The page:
Stretch and fold each portion and place the seam under. Place the rolls on a baking pan lined with parchment paper dusted with flour or cornmeal.

Lightly dust the rolls with more flour before covering and let it rise for 1 to 2 hours, until double its size.

Preheat oven to 4750C. Place a pan with water at the bottom of the oven to create steam.

Spray generously each roll and score the rolls or use a scissors.

Let it bake for 5 minutes and repeat the water spray. Another 5 minutes in the oven and spray again with water and turn the pan around so the rolls bake evenly.

Let it bake for another 5 minutes or until the crust turns brown.

Remove the rolls from the oven and cool on a wire rack.

Please allow to cool before devour it…

I hope you enjoy this simple method to make great bread…

– More bread recipes?  Take a look at the recipes below.

Did you know that rosemary has been used since ancient Greeks? Rosemary has its origins in the Mediterranean region. Apparently rosemary contains essential oils known to boost memory and contain high levels of antioxidants.

Thank you for visiting Color Your Recipes…have a colorful week!




No-Knead French Baguette with Overnight Poolish

This is another no-knead bread recipe with a twist. The rustic baguette is airy with all size of air pocket in its crumb. The bread is soft and slightly chewy with a crunchy crust. It is perfect for you everyday sandwich.

This is such a simple recipe for no-knead bread.  Just be aware that a little planning is necessary for this recipe since it requires an overnight fermentation.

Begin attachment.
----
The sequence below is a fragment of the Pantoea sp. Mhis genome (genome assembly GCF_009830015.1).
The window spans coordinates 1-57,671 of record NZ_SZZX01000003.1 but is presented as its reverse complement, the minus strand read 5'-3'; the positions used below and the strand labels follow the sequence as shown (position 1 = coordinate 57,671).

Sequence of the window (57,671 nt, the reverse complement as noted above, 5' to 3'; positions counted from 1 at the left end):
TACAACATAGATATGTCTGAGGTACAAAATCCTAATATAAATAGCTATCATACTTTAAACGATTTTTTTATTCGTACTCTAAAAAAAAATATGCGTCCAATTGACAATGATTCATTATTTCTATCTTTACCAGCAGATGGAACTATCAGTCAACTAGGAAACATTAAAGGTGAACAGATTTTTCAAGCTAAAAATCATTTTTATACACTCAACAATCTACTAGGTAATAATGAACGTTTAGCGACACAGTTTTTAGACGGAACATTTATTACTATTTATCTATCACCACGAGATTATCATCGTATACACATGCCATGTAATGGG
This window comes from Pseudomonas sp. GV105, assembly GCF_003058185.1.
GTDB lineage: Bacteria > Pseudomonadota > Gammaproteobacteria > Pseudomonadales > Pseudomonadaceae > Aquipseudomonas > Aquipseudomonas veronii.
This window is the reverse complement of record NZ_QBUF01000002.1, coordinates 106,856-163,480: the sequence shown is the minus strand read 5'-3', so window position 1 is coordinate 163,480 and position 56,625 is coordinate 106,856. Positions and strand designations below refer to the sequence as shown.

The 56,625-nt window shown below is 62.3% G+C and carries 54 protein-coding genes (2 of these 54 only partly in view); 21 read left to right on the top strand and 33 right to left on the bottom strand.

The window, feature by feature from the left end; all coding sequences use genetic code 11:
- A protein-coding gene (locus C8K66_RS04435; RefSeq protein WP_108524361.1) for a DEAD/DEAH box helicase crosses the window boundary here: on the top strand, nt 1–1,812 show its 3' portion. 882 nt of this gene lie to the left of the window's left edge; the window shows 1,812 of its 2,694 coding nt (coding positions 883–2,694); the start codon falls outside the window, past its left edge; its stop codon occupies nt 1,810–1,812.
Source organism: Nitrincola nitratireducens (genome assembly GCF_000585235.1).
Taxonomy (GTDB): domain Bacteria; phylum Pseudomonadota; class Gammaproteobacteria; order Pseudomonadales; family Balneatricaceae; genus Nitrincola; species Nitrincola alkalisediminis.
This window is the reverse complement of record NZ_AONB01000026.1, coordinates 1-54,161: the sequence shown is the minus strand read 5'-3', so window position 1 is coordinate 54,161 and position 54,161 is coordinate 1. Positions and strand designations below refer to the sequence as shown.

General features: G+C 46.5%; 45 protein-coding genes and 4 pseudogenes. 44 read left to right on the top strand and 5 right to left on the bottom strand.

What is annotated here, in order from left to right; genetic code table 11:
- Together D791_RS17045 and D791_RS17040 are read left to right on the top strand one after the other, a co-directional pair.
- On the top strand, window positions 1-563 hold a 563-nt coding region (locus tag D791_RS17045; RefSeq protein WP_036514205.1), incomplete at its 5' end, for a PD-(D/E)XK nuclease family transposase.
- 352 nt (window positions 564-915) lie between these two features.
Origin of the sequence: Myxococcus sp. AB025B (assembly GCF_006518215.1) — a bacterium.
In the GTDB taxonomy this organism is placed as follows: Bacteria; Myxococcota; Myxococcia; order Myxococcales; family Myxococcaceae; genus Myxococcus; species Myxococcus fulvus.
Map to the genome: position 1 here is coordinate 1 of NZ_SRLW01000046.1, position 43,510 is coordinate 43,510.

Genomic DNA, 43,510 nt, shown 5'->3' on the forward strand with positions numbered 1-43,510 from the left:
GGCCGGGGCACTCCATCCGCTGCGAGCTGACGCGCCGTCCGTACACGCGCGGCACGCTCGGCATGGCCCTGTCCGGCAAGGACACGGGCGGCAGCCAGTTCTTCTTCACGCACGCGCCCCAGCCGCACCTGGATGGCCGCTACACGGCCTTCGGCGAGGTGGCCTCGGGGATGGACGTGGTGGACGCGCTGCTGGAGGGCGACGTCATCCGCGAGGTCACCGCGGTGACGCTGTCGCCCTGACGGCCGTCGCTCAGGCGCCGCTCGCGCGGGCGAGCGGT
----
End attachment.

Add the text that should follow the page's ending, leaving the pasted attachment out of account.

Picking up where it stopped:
The addition of an extra step of making polish the night before is so worth it, it sure adds an extra deep flavor to the bread. Another nice thing…since the poolish is a pre-fermented dough the fermentation time of the final dough is much shorter, therefore in a fairly warm day, if you start the process early in the morning you might even have the bread ready for lunch.

This recipe calls for 80% hydration, meaning that the dough is pretty wet since for every 100g flour 80g water is added.

Ingredients:

Poolish

  • 100 g water
  • 100 g bread flour
  • 1 pinch yeast

Bread Dough

  • 150 g bread flour
  • 100 g water
  • 2 g yeast
  • 3 g salt

Method:

Poolish

The night before baking the bread, in a medium bowl place all the ingredients listed under polish.

Mix using a Danish whisk or a fork. Make sure mixture is evenly combined. Scrap the walls of the bowl and cover.

Place the mixture over the counter in a warm place of the kitchen.

Bread Dough

The polish should be all bubbly with a fresh fermentation smell. Add the water and mix gently using the Danish whisk or a fork to incorporate the water into the polish. Add the flour, yeast and salt, mixing all together. The dough will be soft and sticky.

Use a “stretch and fold” method: using a wet hand or Danish whisk, scrape a section of the dough (approximately ¼), lift and stretch it, then fold into the center of the bowl. Repeat 4 rounds around the bowl, being each round a complete circle of 4 “stretch and fold”.